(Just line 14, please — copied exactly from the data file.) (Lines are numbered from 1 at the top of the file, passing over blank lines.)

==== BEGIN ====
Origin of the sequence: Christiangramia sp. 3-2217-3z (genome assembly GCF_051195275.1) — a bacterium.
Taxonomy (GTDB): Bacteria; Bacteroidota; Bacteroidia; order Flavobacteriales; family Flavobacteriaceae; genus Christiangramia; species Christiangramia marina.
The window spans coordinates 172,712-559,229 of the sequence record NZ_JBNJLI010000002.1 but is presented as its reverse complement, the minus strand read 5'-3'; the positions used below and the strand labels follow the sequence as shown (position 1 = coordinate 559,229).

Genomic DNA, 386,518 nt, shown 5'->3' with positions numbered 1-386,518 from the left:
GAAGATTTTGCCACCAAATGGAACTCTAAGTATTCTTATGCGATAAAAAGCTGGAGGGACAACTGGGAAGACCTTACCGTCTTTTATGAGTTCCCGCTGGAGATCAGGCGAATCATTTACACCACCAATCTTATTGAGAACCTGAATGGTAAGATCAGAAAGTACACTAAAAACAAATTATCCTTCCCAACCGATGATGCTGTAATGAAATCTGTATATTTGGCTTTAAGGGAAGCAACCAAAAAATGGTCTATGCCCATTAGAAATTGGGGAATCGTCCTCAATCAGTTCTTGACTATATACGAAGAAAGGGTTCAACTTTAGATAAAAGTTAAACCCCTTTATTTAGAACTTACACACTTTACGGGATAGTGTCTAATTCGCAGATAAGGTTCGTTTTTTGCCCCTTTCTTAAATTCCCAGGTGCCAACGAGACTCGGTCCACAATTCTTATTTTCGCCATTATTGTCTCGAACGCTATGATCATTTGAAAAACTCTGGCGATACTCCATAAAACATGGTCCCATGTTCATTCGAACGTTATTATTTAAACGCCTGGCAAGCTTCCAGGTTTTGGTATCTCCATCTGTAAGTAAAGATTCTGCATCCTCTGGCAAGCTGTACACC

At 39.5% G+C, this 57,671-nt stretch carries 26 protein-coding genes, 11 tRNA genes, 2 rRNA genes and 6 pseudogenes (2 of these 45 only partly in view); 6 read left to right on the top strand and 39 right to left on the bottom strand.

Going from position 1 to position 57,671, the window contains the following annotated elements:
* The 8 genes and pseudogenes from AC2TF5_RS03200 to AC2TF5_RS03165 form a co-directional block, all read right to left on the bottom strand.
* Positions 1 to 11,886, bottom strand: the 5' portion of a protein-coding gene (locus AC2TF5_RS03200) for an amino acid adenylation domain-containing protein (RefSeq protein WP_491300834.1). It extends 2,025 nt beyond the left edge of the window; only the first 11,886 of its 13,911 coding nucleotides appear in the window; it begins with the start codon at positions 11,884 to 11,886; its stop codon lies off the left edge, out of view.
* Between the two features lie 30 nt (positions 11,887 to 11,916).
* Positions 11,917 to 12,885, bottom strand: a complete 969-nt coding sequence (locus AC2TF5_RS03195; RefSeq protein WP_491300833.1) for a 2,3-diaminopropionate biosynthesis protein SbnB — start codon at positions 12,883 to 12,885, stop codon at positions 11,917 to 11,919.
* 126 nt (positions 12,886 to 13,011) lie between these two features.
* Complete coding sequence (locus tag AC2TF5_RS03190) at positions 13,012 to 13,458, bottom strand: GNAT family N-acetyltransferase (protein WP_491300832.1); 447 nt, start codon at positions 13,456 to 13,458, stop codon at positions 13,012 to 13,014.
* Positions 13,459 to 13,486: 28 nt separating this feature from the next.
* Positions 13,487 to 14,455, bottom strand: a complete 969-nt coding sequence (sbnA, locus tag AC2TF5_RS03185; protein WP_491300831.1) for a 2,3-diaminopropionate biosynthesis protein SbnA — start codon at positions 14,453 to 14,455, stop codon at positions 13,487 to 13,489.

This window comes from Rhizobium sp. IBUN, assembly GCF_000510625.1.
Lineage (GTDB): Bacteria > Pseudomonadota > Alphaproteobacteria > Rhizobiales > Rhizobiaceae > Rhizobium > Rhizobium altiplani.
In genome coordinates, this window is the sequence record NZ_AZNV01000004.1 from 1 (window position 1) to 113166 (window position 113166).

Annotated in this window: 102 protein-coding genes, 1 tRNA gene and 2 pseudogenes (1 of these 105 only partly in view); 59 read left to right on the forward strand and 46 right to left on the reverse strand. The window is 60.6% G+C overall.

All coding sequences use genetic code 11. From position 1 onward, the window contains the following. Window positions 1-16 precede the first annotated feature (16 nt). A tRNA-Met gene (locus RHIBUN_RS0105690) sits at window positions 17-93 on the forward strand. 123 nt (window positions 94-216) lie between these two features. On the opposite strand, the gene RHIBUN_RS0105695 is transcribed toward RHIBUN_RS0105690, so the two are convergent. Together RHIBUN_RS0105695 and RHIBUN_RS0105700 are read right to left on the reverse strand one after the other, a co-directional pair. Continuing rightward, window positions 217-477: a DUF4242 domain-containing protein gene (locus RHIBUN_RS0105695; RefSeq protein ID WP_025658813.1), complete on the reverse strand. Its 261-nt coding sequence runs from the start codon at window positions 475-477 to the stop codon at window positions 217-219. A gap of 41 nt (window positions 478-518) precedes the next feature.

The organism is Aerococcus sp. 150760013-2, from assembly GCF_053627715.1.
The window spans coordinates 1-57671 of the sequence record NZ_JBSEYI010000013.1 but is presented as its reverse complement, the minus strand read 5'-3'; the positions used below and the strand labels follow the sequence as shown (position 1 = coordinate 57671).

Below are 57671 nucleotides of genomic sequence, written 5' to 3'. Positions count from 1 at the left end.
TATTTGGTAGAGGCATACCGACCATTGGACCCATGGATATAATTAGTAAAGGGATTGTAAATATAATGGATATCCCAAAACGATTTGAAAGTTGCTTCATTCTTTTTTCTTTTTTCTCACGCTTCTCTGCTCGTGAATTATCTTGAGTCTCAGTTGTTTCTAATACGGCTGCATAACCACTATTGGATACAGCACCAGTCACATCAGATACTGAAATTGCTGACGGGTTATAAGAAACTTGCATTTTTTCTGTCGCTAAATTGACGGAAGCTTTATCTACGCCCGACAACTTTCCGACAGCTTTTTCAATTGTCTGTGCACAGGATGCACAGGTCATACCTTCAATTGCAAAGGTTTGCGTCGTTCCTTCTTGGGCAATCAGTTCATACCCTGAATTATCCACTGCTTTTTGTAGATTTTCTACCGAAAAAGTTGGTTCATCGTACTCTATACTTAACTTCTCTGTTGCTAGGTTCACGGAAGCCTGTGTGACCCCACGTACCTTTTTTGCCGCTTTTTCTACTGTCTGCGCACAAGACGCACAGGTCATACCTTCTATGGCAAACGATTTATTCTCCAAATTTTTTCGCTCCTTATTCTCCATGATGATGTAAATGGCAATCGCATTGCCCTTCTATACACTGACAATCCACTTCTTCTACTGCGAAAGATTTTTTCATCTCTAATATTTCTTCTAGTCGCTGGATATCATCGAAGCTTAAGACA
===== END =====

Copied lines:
* Positions 13,459 to 13,486: 28 nt separating this feature from the next.